10. Web hosting

After you have created your website, you’ll need to find someone to host it. I use Siteground and I’ve found them to be great. Being a creative and not a technical person it was important for me to use a hosting service that offered great technical support and made it really easy for me to set up my WordPress site. Siteground have amazing customer service which I love.

11. Social Media

Social media is a great way for you to be able to get your work out there and be seen. If you haven’t chosen your business name as yet, when you’re in the process of selecting one, check to see if the name is available for the various social media platforms as well and then make sure you sign up for them. I would recommend signing up and grabbing your name for Pinterest, Instagram, Facebook and Twitter at a minimum. Even if you don’t intend to use all of those platforms straight away, you want to make sure you’re able to use them in the future.

Personally, Pinterest is my most favourite social media tool as it works with SEO. I did a great course by Melyssa Griffin called Pinfinite Growth which has taught me all the tricks of using Pinterest within my business. Pinterest has become my number one way of getting traffic to my site. 

To make using Pinterest easier I love using Tailwind and Boardbooster which allow me to schedule all my pins. I only spend an hour or so each week on Pinterest and I let Tailwind and Boardbooster take care of the rest!

12. Newsletters

Once you have a group of subscribers to your website, it’s important to be able to communicate with them. There are lots of different mail services out there. If you’re just starting out, Mailchimp is a great option as it’s a free service for up to 2,000 subscribers. I now use ConvertKit as my mail provider. They offer lots of different options and services which I love. There are so many extra benefits which has made running my business more efficient. It’s a paid service but worth the money.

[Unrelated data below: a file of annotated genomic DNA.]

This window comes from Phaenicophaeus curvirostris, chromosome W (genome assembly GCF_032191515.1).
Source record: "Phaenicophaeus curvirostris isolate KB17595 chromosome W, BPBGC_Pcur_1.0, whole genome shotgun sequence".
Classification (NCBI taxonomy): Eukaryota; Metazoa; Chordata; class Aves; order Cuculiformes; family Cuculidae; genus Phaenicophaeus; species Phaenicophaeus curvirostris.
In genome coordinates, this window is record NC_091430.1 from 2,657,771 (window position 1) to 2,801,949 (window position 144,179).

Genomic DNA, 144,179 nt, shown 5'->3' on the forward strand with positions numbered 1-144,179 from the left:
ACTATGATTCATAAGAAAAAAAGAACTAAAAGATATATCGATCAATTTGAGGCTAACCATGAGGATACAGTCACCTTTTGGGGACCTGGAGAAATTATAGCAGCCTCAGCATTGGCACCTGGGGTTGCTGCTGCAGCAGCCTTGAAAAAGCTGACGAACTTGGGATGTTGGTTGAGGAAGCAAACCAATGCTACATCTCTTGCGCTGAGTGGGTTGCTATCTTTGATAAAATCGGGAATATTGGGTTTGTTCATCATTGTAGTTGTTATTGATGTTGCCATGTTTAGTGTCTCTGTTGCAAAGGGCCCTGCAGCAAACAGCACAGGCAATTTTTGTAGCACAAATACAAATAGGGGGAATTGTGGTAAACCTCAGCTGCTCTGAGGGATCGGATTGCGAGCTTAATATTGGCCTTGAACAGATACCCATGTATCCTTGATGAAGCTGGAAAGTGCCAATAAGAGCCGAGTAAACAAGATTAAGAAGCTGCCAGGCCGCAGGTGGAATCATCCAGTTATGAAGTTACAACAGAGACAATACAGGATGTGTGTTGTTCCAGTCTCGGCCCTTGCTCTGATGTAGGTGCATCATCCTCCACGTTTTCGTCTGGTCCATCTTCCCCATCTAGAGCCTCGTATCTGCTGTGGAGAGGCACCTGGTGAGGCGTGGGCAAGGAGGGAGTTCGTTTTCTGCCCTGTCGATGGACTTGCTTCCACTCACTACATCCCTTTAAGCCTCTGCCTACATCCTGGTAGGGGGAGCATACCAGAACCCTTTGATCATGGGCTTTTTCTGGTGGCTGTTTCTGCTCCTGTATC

Please note, some of the links in this post are affiliate links which means I earn a small commission if you decide to purchase the product. Rest assured, I only recommend products that I love and adore and which have positively impacted my business. I will never recommend something that I don’t truly believe or use myself.

Do you have any questions? Comments? Let’s chat below

2 Comments

  1. maggie

    I already have a website, would it be a good idea to create an additional page that is password protected for my pattern and design work for potential clients interested in looking at my body of work and possibly licensing my work?

    Reply
    • Pattern and Design

      Hi Maggie, It’s a great question but it’s really a personal decision. I know some people who like to have a page that’s public with some examples of their work as well as a password protected page and others who have all their work password protected. It’s really up to what you and your clients feel comfortable with. Good luck!

      Reply

Submit a Comment

Your email address will not be published. Required fields are marked *

This site uses Akismet to reduce spam. Learn how your comment data is processed.

Surface pattern design business tools, Set up a design business, Becoming a surface pattern designer, textile designer, creative business, design tools
#patternanddesign, #surfacepatterndesign, #textiledesign, #designbusiness, #designtools, #designbusinesstools, #creativebusiness, #setupdesignbusiness
109 Shares
Pin104
Share5
Tweet
Share